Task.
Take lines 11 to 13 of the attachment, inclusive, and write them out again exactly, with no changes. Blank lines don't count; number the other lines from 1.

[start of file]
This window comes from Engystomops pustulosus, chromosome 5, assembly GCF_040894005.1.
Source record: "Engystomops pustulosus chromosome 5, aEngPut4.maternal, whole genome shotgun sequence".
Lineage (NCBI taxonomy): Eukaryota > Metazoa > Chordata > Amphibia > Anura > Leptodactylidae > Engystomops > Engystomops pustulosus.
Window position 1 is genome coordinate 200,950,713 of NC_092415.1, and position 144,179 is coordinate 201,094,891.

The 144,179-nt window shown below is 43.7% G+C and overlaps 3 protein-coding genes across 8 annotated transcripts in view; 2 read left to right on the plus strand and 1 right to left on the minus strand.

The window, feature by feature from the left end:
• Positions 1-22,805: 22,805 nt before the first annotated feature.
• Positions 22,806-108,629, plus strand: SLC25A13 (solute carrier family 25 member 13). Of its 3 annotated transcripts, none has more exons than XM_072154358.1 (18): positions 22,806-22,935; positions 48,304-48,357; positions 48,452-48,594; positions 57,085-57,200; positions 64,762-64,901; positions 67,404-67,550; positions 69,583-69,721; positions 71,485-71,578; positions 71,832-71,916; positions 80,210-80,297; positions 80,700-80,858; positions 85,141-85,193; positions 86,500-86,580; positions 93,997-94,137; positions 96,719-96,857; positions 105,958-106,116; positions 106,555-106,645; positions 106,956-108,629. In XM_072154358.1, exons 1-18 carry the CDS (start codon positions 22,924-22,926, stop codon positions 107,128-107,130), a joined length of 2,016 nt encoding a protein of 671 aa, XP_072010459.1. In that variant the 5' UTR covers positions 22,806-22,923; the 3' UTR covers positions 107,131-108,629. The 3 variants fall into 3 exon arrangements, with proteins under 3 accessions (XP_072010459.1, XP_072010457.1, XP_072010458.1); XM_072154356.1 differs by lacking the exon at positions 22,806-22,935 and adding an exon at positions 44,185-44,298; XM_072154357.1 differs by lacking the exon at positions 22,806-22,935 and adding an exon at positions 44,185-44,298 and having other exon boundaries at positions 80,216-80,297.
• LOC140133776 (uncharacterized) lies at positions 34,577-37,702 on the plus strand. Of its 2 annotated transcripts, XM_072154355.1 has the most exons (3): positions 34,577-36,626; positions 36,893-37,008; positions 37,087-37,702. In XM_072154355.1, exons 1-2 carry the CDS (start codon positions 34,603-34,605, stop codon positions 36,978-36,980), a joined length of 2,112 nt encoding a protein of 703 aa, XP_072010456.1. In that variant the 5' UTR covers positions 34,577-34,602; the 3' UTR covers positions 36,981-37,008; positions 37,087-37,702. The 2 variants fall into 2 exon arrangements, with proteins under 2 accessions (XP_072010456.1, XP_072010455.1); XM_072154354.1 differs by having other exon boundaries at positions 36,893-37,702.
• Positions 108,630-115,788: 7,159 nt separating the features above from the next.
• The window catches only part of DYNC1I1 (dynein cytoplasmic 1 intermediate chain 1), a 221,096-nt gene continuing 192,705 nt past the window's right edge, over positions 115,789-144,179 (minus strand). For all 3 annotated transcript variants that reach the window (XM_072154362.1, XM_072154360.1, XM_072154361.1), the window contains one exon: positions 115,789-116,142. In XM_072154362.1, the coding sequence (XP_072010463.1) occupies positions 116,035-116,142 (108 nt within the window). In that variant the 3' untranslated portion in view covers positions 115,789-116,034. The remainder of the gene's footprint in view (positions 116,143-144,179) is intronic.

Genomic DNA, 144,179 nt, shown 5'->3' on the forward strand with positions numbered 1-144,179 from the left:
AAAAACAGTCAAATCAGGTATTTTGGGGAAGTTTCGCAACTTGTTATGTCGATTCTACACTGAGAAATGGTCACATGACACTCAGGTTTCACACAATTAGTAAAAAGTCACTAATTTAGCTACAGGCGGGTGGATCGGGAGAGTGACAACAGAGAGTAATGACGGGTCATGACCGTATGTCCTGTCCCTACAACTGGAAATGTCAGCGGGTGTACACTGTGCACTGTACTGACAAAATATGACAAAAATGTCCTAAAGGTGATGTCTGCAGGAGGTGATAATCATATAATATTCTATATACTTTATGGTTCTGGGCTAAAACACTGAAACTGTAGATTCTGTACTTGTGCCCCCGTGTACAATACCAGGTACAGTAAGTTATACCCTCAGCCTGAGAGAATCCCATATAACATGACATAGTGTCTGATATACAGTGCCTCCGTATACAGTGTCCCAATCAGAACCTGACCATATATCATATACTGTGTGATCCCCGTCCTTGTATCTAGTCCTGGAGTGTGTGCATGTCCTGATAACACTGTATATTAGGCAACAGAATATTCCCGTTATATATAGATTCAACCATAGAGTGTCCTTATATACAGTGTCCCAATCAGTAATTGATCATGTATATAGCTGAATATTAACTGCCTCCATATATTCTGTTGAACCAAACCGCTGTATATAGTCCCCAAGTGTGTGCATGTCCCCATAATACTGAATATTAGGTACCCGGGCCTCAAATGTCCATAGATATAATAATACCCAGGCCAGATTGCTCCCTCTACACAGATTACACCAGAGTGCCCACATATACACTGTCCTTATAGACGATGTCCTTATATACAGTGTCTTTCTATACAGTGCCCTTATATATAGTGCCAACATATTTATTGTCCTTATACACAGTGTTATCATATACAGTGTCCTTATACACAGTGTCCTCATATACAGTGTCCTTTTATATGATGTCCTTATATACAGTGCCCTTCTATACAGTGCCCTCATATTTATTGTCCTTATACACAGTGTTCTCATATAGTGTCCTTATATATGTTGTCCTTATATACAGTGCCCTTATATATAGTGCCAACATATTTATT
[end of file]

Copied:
• The window catches only part of DYNC1I1 (dynein cytoplasmic 1 intermediate chain 1), a 221,096-nt gene continuing 192,705 nt past the window's right edge, over positions 115,789-144,179 (minus strand). For all 3 annotated transcript variants that reach the window (XM_072154362.1, XM_072154360.1, XM_072154361.1), the window contains one exon: positions 115,789-116,142. In XM_072154362.1, the coding sequence (XP_072010463.1) occupies positions 116,035-116,142 (108 nt within the window). In that variant the 3' untranslated portion in view covers positions 115,789-116,034. The remainder of the gene's footprint in view (positions 116,143-144,179) is intronic.

Genomic DNA, 144,179 nt, shown 5'->3' on the forward strand with positions numbered 1-144,179 from the left:
AAAAACAGTCAAATCAGGTATTTTGGGGAAGTTTCGCAACTTGTTATGTCGATTCTACACTGAGAAATGGTCACATGACACTCAGGTTTCACACAATTAGTAAAAAGTCACTAATTTAGCTACAGGCGGGTGGATCGGGAGAGTGACAACAGAGAGTAATGACGGGTCATGACCGTATGTCCTGTCCCTACAACTGGAAATGTCAGCGGGTGTACACTGTGCACTGTACTGACAAAATATGACAAAAATGTCCTAAAGGTGATGTCTGCAGGAGGTGATAATCATATAATATTCTATATACTTTATGGTTCTGGGCTAAAACACTGAAACTGTAGATTCTGTACTTGTGCCCCCGTGTACAATACCAGGTACAGTAAGTTATACCCTCAGCCTGAGAGAATCCCATATAACATGACATAGTGTCTGATATACAGTGCCTCCGTATACAGTGTCCCAATCAGAACCTGACCATATATCATATACTGTGTGATCCCCGTCCTTGTATCTAGTCCTGGAGTGTGTGCATGTCCTGATAACACTGTATATTAGGCAACAGAATATTCCCGTTATATATAGATTCAACCATAGAGTGTCCTTATATACAGTGTCCCAATCAGTAATTGATCATGTATATAGCTGAATATTAACTGCCTCCATATATTCTGTTGAACCAAACCGCTGTATATAGTCCCCAAGTGTGTGCATGTCCCCATAATACTGAATATTAGGTACCCGGGCCTCAAATGTCCATAGATATAATAATACCCAGGCCAGATTGCTCCCTCTACACAGATTACACCAGAGTGCCCACATATACACTGTCCTTATAGACGATGTCCTTATATACAGTGTCTTTCTATACAGTGCCCTTATATATAGTGCCAACATATTTATTGTCCTTATACACAGTGTTATCATATACAGTGTCCTTATACACAGTGTCCTCATATACAGTGTCCTTTTATATGATGTCCTTATATACAGTGCCCTTCTATACAGTGCCCTCATATTTATTGTCCTTATACACAGTGTTCTCATATAGTGTCCTTATATATGTTGTCCTTATATACAGTGCCCTTATATATAGTGCCAACATATTTATT